Flutie Makes First NFL Dropkick Since 1941, But He Has Nothing On Iowa's 1939 Heisman Trophy Winner, Nile Kinnick, Who Had 11 Dropkicks
Memories of Nile Kinnick!
The famous Kinnick -- the only player from an Iowa team who has ever won the Heisman Trophy -- could do just about everything on the football field.
Indeed, he was successful on 11 of 17 dropkick attempts throughout his University of Iowa career.
Kinnick [pictured on the right] was the star player for coach Eddie Anderson's 1939 Hawkeyes, and climaxed his senior season by winning the Heisman Trophy.
Memories of Kinnick were evident today after Doug Flutie [pictured on the left] added another oddity to his football resume when he converted a dropkick in the fourth quarter of the New England Patriots' 28-26 loss to the Miami Dolphins.
With starting quarterback Tom Brady sitting out most of the season-ending game, backup Matt Cassel threw a 9-yard touchdown pass to former Iowa standout Tim Dwight to cut Miami's lead to 25-19 with 6:10 left in the game.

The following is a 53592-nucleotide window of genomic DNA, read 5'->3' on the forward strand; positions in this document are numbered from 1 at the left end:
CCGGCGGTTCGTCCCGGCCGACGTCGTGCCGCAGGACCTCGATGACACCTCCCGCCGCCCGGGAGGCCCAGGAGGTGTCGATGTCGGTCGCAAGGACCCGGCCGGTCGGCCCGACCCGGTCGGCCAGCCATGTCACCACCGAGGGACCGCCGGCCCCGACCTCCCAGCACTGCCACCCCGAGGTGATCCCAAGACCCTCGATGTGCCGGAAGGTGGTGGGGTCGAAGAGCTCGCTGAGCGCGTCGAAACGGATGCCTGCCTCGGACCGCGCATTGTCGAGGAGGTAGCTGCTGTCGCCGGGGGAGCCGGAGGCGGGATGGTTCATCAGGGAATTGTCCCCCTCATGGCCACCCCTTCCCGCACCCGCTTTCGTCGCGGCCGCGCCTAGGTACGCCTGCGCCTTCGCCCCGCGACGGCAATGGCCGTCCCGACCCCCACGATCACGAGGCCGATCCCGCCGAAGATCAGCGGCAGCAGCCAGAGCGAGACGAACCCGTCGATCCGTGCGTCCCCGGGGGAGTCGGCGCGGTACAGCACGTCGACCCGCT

Flutie, the 1984 Heisman Trophy winner at Boston College who was listed as the Patriots' No. 3 quarterback, came in for the extra point and lined up at quarterback.
After a timeout, Flutie took the snap, dropped the ball and kicked it off a short hop through the uprights for one point. He ran off the field and embraced coach Bill Belichick.
"I said, 'I could do it,' " Flutie said. "'There's no real application for it, but I could do it.' "
According to the Hall of Fame site, Chicago's Ray "Scooter" McLean converted the last dropkick for an extra point in the Bears' 37-9 victory over the New York Giants on Dec. 21, 1941.
The dropkick remains in the NFL's official rule book, even though it hadn't been successfully converted in decades. Rule 3, Section 8 defines the drop kick as "a kick by a kicker who drops the ball and kicks it as, or immediately after, it touches the ground."
According to the Hall of Fame site, ex-Bears quarterback Jim McMahon, begged his coach for a chance to attempt a dropkick in a game. But his coach, Mike Ditka, denied the request.
Kinnick, certainly the ironman of the Ironmen, played 402 consecutive minutes in the 1939 season before getting knocked out of the Northwestern game with a separated shoulder. Kinnick was the star of the show all year, throwing for 638 yards and 11 touchdowns on only 31 passes and ran for 374 yards.
In his career he gained 1,674 yards returning kickoffs for 604 yards. As a kicker, Kinnick punted 71 times for a 39.9 average and hit 11 of 17 dropkicks. In 1939, Kinnick was involved in 16 of the 19 touchdowns [11 passing, 5 rushing] Iowa scored and responsible for 107 of Iowa's 130 points.